Past and recent climate drive functional and phylogenetic beta diversity of Neotropical spiders
Studies testing the processes that drive beta diversity patterns represent one of the most debated issues in the ecological literature. Besides metric properties, the contingent behavior of beta diversity in relation to taxonomic group, the nature of environmental variables and the spatial grain received much attention. It has been advocated that beta diversity patterns are driven by multiple interacting processes acting at different spatial and temporal scales affect. However, most studies have examined beta diversity solely in response to similar sets of environmental variables within similar spatial and/or temporal scale. Furthermore, these studies have mainly used species identity, whereas functional and phylogenetic components of beta diversity are barely investigated. We studied Neotropical spiders that live on vegetation of 12 sites along a latitudinal gradient in Brazil (latitude -12.6 to -27.6, ca. 2.000 km). We used different sets of environmental variables, i.e., past (last glacial maximum) and recent climate, as potential drivers of spider functional and phylogenetic beta diversity. Specifically, we asked (1) whether past climate is a better predictor of deep phylogenetic patterns in beta diversity, and (2) whether recent climate are better predictors of shallower phylogenetic patterns and functional beta diversity.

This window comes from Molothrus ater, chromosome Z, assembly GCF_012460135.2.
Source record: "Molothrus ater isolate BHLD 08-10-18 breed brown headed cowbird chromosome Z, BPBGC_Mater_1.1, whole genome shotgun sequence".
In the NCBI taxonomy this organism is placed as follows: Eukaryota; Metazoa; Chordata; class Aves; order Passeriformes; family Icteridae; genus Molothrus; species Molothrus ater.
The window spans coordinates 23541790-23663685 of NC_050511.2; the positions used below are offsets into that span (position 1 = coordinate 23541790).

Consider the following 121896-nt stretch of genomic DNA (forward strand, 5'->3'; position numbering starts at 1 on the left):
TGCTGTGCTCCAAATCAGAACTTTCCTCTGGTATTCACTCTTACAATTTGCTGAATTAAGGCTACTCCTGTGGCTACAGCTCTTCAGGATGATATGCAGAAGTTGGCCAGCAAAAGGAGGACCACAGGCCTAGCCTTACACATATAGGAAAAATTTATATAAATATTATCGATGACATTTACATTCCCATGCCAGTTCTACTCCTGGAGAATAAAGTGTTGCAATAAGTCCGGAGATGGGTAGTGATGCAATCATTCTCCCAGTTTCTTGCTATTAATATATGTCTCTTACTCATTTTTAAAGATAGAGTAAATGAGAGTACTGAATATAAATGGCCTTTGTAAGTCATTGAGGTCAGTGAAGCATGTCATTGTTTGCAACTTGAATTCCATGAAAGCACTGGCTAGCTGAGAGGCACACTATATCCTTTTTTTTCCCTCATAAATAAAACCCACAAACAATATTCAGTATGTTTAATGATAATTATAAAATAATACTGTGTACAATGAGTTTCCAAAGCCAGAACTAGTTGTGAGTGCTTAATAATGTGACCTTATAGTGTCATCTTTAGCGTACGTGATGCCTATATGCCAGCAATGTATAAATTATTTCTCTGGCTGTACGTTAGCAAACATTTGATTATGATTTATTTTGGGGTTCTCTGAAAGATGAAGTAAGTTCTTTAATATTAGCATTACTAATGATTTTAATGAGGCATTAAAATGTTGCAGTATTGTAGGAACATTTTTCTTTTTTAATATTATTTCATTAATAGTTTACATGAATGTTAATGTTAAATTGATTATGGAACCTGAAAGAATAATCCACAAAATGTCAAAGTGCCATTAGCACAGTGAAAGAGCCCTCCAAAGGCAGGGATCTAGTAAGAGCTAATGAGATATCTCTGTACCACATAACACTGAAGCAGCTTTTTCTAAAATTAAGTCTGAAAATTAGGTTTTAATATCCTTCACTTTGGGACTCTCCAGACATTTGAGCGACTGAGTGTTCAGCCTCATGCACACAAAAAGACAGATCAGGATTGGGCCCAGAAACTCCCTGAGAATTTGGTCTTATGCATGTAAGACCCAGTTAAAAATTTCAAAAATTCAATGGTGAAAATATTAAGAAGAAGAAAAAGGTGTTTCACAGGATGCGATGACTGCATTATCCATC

We found that the minimum temperature of coldest month (both from past and recent climate) and annual precipitation were the main drivers of functional and phylogenetic beta diversity. Past and present climate affected similarly phylobetadiversity of basal and recent nodes in the phylogenetic tree. The deepest phylogenetic gradient (~200 million years ago) separates Araneoidea (web builders) from other clades that prey-capture web were lost, such as RTA clade (e.g. Salticidae). The functional gradient separated salticids (hunting spiders) from other spiders, and large-bodied hunters from small-bodied web building spiders. Our results shown that past climate events and recent changes in precipitation and temperature are interactively affecting functional and phylogenetic beta diversity of spiders. Functional beta diversity was jointly affected by past and present climate, which suggest morphological and life history traits of spiders are more labile and thus could be driven by habitat and microhabitat characteristics. The last glaciation event had strong effects on the deepest pattern of phylogenetic beta diversity, but recent changes in temperature and precipitation is also playing a role in this pattern. Taken together, our results reinforce the need of selecting environmental variables from different spatial and temporal scales to improve our understanding of beta diversity patterns.